(a)        Association of Accounting Technicians (Australia) Limited

            (b)        Association of Chartered Certified Accountants

            (c)        Association of Financial Advisers

            (d)        Australian Bookkeepers Association Ltd

            (e)        Australian Institute of Quantity Surveyors

             (f)        Chartered Accountants Australia and New Zealand

            (g)        CPA Australia

            (h)        Financial Planning Association of Australia

             (i)        Financial Services Institute of Australasia

             (j)        Institute of Certified Bookkeepers

            (k)        Institute of Chartered Accountants in England and Wales

             (l)        Institute of Public Accountants

          (m)        Law Society of New South Wales

            (n)        National Tax Agents’ Association Ltd (NTAA+)

            (o)        Royal Institute of Chartered Surveyors Australasia

            (p)        SMSF Association

            (q)        South African Institute of Chartered Accountants

             (r)        Stockbrokers and Financial Advisers Association Limited

            (s)        TAI Practitioners & Advisers Limited

             (t)        The Tax Institute


 

Statement of Compatibility with Human Rights

 

This Statement is prepared in accordance with Part 3 of the Human Rights (Parliamentary Scrutiny) Act 2011.

Tax Agent Services (Specified BAS Services No. 1) Instrument 2020

 

The Legislative Instrument is compatible with the human rights and freedoms recognised or declared in the international instruments listed in section 3 of the Human Rights (Parliamentary Scrutiny) Act 2011.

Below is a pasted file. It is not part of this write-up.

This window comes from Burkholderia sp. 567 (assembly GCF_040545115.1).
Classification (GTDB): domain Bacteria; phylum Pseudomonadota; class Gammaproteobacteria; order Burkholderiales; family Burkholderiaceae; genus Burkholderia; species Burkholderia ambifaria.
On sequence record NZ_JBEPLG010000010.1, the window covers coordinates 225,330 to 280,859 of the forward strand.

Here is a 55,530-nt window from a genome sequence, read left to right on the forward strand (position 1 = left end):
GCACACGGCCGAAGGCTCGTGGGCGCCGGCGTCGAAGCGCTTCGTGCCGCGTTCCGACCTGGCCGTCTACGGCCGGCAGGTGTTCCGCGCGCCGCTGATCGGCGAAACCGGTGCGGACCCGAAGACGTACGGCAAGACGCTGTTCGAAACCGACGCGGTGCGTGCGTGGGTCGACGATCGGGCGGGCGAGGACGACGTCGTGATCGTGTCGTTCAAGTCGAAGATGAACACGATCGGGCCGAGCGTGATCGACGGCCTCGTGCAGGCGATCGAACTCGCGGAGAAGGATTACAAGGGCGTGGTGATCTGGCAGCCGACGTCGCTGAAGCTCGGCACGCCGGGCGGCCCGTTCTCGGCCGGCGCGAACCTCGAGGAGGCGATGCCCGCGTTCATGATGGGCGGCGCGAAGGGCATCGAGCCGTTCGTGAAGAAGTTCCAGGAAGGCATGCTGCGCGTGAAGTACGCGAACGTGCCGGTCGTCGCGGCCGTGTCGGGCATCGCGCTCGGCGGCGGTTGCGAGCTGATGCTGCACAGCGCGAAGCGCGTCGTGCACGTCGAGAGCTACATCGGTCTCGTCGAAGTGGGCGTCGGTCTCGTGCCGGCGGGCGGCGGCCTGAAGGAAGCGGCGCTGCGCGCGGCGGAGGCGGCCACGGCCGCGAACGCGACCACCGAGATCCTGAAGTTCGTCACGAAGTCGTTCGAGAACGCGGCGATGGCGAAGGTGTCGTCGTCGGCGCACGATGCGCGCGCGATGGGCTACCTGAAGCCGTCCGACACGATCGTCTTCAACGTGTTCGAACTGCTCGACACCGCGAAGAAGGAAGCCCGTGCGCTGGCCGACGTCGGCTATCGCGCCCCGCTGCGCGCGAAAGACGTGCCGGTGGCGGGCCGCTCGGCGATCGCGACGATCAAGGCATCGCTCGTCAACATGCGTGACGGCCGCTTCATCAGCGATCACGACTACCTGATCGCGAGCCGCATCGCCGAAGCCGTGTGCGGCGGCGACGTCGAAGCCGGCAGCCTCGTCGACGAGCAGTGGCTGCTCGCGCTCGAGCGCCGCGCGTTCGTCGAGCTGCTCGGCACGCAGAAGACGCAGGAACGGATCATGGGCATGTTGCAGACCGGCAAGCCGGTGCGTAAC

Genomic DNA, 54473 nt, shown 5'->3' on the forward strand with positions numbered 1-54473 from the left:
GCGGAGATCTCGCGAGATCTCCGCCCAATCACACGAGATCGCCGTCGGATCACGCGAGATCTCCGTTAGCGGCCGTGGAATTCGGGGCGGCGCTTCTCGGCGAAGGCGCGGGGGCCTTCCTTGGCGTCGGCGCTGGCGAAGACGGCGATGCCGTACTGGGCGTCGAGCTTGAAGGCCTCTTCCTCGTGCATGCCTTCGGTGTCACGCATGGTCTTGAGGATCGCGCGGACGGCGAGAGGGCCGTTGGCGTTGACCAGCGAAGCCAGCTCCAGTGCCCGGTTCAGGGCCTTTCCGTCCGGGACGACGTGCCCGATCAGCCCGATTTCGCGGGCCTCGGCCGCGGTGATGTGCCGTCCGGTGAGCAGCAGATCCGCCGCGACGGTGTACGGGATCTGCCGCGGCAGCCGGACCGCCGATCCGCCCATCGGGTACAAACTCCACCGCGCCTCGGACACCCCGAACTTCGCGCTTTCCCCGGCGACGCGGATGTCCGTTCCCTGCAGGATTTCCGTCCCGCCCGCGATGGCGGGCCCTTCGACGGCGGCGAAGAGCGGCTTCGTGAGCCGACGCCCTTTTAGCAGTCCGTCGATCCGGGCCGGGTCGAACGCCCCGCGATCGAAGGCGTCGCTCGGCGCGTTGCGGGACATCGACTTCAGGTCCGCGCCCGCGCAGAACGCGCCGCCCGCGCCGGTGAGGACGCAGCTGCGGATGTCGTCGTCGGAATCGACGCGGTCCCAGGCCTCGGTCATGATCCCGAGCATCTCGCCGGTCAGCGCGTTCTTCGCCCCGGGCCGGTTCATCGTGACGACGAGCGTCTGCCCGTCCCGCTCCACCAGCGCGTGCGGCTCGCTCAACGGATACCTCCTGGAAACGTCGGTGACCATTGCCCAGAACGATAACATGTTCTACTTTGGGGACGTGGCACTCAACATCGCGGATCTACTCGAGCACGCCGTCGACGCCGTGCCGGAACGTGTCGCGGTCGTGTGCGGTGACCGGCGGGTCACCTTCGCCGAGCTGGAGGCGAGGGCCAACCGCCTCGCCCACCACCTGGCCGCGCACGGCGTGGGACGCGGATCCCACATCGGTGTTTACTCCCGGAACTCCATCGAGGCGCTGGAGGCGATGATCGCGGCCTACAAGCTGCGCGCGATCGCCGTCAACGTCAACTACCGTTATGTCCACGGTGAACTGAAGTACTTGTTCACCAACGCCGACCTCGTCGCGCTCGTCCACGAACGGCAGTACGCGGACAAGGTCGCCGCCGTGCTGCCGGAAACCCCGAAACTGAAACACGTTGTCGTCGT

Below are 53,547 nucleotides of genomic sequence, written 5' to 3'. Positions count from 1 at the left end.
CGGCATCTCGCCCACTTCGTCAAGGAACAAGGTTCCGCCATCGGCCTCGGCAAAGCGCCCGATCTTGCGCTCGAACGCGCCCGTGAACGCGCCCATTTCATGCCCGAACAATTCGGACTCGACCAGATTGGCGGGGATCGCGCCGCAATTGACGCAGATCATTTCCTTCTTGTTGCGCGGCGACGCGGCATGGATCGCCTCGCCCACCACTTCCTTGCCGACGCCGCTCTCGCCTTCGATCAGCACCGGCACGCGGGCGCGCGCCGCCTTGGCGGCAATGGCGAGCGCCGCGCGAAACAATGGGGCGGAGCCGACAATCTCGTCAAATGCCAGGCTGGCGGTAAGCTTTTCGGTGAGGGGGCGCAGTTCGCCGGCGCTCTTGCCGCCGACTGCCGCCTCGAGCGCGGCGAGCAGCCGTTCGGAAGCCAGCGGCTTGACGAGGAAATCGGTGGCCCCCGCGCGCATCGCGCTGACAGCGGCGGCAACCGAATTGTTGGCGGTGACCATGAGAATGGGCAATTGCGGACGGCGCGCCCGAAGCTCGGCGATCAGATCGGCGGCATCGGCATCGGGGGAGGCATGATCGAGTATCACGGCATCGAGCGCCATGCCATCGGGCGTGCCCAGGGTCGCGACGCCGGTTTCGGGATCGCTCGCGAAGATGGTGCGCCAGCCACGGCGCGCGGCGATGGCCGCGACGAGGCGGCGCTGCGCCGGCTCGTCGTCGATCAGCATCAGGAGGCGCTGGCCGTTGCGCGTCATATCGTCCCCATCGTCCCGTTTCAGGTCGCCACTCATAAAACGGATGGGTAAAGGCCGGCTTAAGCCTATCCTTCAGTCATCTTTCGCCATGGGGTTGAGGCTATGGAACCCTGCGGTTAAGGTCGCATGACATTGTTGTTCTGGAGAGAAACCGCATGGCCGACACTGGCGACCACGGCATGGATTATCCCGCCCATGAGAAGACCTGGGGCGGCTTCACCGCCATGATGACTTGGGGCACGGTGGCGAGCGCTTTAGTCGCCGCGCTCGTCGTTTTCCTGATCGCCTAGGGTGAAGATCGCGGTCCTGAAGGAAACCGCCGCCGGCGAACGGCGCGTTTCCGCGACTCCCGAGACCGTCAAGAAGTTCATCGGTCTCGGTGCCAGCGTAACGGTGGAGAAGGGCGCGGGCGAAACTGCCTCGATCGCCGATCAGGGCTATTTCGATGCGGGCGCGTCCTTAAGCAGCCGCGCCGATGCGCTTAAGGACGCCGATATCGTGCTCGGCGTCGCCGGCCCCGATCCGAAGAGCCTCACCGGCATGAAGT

Overview

The Legislative Instrument declares certain services as BAS services, for the purposes of the definition of BAS services as contained in section 90-10 of the TASA 2009. Such services relate to:

(a)    a service under the Boosting Cash Flow for Employers (Coronavirus Economic Response Package) Act 2020;

(b)      a service under the Coronavirus Economic Response Package (Payments and Benefits) Act 2020;

(c)       a service under any rules that the Treasurer has made or may make, by legislative instrument, pursuant to section 20 of the Coronavirus Economic Response Package (Payments and Benefits) Act 2020; and

(d)      a service under any legislative instrument made under subsections(b) and (c).

On an assessment of the compatibility of this instrument with the seven core international human rights treaties to which Australia is a party, it has been determined that this instrument does not engage any of the applicable rights or freedoms because the instrument is minor or machinery in nature.

 

Conclusion

The Legislative Instrument is compatible with human rights as it does not raise any human rights issues.